In Pride and Prejudice, love is not a necessary component of marriage. In fact, most of the marriages we see are not based on love, but instead either on lust that quickly fades or on economic necessity. In this novel, romantic love is a privilege that most people have to do without and something that most people do not expect to find. At the same time, because love is a union between empathetic minds, it is shown to be a completely special emotion that is available only for intelligent, mature adults – it's the crowning achievement in the building of character. Marriage:
Pride and Prejudice questions the extremely high value that Austen's society placed on marriage as the only possible economic security for women who are not independently wealthy. By showing us the miserable marriage of the Bennets, and by grossing us out with the mercenary marriages of Charlotte and Lydia, the novel questions a system which places so much importance on this institution that it seems to endanger individual morality and happiness. On the other hand, with the marriages of Jane and Elizabeth front and center, the novel does allow room for good partnership as well. Society and class:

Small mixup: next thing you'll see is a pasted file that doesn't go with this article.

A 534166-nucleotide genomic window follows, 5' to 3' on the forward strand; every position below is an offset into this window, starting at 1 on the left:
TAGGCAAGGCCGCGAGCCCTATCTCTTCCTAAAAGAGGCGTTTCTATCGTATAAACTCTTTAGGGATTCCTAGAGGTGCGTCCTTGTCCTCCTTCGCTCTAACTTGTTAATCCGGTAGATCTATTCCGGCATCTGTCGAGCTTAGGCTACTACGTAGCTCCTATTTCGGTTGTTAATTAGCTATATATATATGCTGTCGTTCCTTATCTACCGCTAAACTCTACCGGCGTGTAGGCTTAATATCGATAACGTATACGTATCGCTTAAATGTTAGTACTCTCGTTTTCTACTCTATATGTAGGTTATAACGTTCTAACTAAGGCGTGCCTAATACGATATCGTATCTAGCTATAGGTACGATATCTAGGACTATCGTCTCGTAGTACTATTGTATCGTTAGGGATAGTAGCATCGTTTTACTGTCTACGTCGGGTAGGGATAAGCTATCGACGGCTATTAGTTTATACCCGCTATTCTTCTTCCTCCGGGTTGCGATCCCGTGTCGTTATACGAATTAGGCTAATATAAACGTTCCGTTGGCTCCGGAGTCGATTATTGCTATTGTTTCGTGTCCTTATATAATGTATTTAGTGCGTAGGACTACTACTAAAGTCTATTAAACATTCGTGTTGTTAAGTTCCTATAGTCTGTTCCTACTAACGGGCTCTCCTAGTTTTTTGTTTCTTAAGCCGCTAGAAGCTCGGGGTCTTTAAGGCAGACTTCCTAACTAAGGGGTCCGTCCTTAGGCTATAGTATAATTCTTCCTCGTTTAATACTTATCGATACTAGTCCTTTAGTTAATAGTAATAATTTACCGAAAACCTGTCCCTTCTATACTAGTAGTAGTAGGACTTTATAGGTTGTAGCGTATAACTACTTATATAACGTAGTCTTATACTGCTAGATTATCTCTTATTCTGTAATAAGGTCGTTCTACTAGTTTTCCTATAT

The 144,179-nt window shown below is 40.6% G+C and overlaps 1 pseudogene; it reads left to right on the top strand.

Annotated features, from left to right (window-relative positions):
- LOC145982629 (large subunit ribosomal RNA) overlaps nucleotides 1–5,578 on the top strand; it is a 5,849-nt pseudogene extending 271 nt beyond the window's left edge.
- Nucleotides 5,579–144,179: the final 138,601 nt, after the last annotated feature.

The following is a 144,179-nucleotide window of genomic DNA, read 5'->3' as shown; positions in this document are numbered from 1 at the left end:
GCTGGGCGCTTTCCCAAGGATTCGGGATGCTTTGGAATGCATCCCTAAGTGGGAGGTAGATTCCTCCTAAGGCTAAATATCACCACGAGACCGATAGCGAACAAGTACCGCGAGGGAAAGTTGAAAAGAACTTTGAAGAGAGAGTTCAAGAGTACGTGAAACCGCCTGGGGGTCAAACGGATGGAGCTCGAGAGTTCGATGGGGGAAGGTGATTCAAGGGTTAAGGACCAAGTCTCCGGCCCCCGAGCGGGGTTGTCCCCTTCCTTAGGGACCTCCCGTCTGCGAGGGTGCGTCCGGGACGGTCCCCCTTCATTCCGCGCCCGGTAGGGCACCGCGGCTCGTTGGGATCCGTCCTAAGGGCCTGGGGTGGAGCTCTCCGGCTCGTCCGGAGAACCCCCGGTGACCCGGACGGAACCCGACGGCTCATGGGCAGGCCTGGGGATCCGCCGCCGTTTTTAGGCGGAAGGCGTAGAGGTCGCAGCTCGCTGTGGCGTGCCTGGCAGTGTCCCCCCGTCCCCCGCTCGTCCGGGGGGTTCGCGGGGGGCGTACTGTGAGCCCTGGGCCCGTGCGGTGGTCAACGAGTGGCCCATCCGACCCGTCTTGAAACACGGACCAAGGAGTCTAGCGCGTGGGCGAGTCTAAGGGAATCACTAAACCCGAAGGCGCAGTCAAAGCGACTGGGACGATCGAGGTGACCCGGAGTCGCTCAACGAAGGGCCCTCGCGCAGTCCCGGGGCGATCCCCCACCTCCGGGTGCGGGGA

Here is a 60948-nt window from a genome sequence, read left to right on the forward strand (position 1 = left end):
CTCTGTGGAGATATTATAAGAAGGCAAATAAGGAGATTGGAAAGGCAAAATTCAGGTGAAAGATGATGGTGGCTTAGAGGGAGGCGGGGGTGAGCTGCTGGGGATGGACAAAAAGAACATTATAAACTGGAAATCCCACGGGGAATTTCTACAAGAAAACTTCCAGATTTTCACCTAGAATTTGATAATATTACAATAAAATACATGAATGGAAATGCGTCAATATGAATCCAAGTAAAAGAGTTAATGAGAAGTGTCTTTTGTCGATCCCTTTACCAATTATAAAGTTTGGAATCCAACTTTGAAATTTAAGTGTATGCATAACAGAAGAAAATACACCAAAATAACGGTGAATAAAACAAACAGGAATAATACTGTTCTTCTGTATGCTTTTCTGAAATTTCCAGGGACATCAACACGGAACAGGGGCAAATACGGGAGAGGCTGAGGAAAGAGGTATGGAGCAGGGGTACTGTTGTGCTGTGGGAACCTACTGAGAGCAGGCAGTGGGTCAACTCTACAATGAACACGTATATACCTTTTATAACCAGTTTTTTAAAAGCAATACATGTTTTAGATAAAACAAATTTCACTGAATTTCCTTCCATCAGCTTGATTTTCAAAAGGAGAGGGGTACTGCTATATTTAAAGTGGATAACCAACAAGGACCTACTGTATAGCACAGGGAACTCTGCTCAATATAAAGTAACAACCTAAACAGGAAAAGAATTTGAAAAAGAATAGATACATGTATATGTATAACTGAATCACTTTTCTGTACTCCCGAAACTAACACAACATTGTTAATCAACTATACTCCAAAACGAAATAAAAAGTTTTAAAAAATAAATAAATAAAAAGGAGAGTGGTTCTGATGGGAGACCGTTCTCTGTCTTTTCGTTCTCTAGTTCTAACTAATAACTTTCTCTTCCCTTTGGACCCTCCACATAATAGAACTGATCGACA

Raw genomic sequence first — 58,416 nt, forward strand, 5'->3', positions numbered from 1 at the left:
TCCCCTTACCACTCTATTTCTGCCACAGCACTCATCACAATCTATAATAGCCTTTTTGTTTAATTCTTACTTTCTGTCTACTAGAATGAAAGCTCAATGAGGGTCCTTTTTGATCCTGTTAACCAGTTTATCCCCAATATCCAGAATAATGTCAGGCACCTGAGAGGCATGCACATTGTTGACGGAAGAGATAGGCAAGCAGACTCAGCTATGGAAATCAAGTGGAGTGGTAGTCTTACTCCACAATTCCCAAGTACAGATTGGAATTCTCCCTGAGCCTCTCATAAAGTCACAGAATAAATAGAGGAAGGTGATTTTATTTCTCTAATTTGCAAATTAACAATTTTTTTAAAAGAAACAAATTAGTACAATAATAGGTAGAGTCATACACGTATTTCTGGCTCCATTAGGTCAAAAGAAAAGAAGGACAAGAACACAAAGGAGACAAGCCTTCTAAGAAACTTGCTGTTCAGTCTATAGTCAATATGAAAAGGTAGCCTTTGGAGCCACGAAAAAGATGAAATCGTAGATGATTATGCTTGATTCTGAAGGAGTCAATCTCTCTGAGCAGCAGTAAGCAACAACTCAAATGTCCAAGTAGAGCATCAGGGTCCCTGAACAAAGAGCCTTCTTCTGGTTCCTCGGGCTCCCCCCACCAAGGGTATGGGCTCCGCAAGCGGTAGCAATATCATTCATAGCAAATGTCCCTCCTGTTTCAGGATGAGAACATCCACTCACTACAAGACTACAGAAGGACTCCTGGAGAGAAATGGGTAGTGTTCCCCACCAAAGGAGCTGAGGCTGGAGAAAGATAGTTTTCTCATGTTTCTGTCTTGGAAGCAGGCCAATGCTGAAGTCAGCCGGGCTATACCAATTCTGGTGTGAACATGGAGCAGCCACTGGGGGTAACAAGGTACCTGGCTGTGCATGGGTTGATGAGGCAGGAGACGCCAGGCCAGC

Pride and Prejudice upholds reasonably conservative views on class. Darcy's character arc is to become the ultimate gentleman – he starts out wealthy, aristocratic, and good-hearted, and learns to add good manners and sociability to the mix. Conversely, although Wickham seems to have the outer polish of an aristocrat, he is proven to be thoroughly ungentlemanly. (And believe it or not, that's one of the more serious insults characters lob at each other in the novel.) It is the same with the female characters, whose behavior and decorum immediately marks them as either upper or lower class. Although both Jane and Elizabeth cross class lines to get married, the general idea is that they are almost aristocratic already. Pride :
Pride is a constant presence in the characters' attitudes and...
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